The bank regulatory agencies have worked hard in the past to segment themselves into supervisory teams that fit the size of the institution. For example, the OCC has the large, medium and small bank programs. The Congressional differentiation between large banks and small banks in respect of the CFPB purview is a wise one. In fact, I would phase things to the $50 billion dollar line, and I would have that line adjusted for inflation. For banks with assets between $10 billion and $50 billion I think there is justification for a regime that is much, much less intrusive than for the largest institutions.
When you were Comptroller, what was your general approach to consumer compliance protection? Was it adequate?
It was more than adequate. I’m proud of our record. We had a very serious consumer orientation. I think we tried to handle things in a thoughtful way. We created an ombudsman, which was new. We created a vastly improved consumer complaint process. We worked with the industry, and we made sure everyone knew that at the end of the day what was important was the consumer. We worked hard to foster fairness in the system in ways that didn’t over-burden the industry, and I think we were successful.
Is there anything that persists today in terms of consumers that wasn’t there before you?
There are many things I could point to. But first, what we did at the OCC was create the ombudsman program. It was both open to the banks to communicate excessive regulatory behavior and to consumers to provide a forum for concerns about financial institutions and practices. The ombudsman at the time did a great job of balancing both responsibilities, and I know banks felt they were treated fairly and so did consumers. And in that regard I might say that the program was so successful that Congress ended up mandating it for the other banking agencies.
The second thing was Community Reinvestment Act reform. At that time, banks were complaining that CRA was a paperwork burden that didn’t accomplish much and consumers were complaining that it was all about paperwork that didn’t accomplish much. I think we came up with system that was more about results and impact, and less about paper and burden. Now, was it perfect? No. Is there more burden there than I’d like to see? Yes. But it was a real accomplishment for the industry and the consumer that I think worked out well.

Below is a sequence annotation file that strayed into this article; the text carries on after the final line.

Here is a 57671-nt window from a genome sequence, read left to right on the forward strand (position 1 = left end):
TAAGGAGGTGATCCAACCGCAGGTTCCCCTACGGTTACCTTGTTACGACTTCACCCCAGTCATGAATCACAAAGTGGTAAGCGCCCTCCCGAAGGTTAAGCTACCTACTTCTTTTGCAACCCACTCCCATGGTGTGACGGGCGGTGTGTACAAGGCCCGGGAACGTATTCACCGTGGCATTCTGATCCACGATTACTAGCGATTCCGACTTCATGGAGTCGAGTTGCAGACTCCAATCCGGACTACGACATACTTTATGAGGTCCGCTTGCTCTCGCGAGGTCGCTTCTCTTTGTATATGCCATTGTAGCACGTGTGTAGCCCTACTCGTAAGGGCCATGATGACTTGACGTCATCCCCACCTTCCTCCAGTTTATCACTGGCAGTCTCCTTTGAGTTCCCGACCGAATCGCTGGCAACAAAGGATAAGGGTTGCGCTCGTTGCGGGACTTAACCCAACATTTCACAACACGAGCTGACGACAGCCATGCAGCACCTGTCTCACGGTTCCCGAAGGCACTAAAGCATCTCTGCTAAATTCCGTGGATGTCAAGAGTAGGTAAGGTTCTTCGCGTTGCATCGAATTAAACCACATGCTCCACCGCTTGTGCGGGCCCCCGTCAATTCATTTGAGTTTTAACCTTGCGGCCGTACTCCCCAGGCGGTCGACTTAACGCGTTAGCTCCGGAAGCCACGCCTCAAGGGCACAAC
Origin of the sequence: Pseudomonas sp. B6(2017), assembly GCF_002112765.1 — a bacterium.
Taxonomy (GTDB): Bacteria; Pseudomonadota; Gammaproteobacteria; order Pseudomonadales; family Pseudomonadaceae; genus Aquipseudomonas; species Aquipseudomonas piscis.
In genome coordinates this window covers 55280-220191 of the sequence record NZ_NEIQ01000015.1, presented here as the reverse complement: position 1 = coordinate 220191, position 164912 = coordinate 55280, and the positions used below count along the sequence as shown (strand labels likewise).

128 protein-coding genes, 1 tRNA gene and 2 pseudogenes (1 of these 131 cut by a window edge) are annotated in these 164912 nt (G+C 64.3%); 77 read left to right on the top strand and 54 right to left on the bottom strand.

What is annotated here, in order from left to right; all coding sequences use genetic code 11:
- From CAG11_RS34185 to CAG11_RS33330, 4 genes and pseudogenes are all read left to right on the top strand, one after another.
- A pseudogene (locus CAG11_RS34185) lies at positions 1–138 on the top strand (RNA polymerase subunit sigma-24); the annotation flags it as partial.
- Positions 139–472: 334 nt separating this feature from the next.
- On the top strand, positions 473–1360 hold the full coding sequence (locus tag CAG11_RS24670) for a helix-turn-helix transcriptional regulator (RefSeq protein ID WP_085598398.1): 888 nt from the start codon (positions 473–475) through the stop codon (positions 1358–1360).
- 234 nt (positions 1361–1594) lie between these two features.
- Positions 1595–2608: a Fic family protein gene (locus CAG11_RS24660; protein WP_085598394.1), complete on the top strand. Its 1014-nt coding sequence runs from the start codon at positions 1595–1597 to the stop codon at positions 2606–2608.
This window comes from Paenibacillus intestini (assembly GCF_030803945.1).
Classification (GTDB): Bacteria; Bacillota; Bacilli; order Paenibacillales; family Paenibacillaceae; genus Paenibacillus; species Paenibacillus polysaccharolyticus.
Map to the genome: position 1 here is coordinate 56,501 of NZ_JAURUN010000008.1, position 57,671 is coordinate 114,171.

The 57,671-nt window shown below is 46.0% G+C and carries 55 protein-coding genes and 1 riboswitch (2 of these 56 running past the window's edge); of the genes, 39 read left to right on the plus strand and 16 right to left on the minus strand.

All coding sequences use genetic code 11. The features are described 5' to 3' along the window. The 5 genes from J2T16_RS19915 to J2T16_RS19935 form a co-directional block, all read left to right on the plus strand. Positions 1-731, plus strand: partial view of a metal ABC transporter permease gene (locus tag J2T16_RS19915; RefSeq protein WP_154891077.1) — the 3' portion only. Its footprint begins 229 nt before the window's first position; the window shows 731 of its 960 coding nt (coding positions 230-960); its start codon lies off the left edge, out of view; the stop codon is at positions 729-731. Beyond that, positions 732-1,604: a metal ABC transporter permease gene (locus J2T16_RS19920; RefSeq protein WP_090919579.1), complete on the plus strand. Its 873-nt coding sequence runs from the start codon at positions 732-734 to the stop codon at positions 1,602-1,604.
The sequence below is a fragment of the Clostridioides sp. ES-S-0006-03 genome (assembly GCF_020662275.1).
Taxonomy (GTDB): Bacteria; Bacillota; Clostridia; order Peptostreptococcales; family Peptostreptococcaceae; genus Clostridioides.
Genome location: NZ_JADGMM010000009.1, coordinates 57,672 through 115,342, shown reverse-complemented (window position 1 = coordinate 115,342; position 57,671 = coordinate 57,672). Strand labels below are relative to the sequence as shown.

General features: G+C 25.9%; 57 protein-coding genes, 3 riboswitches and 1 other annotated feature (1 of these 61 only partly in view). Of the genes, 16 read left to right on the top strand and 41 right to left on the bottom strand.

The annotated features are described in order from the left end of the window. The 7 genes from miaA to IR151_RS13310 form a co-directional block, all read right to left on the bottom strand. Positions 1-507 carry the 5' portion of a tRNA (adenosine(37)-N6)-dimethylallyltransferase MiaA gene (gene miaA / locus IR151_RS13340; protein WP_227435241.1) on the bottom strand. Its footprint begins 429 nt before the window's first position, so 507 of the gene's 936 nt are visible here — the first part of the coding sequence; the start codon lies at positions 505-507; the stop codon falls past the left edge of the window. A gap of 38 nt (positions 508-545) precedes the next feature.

How has the consumer arena changed since you were Comptroller, and do you think there was a need for the CFPB?
No, I don’t think there is an absolute need for the CFPB among banks. Banks are regulated. There have been mistakes. But treating consumers is the heart of the banking business. Banks have a history of being civic minded. That doesn’t mean they don’t need enforcement. That doesn’t mean you don’t want to go after the outliers. But the industry as a whole tries to treat consumers fairly in my view. Where I think the CFPB is a good and needed change is the extent that it focuses on non-banks that are unregulated. As you see in the last crisis, the lion’s share of problems had to do with mortgage brokers that were essentially unregulated and were not consumer friendly. In that regard the CFPB is a big step forward, but not as much as it relates to banks.
If I were a compliance officer, what friendly advice would you give me as I work to keep up with the changing rules?
Compliance officers at community banks ought to be working with their trade associations to make sure rules are crafted that are appropriately sized for community banks, if needed at all. I was cheered to see that Acting Chairman of the FDIC Marty Gruenberg has begun to focus more and more attention on the need for regulatory reform and right-sizing for community banks. I’d say when rules come out that are inappropriate and unfair compliance officers should work directly with trade associations and regulatory agencies to make sure they are appropriate for community banks. Being constructive and providing examples of how rules impact efficiency and service is a powerful approach. I think the heads of the banking agencies all are in favor of balance, and a compliance officer can play a very useful role in drawing to the attention of the banking agencies and others instances when there are burdens where there needn’t be.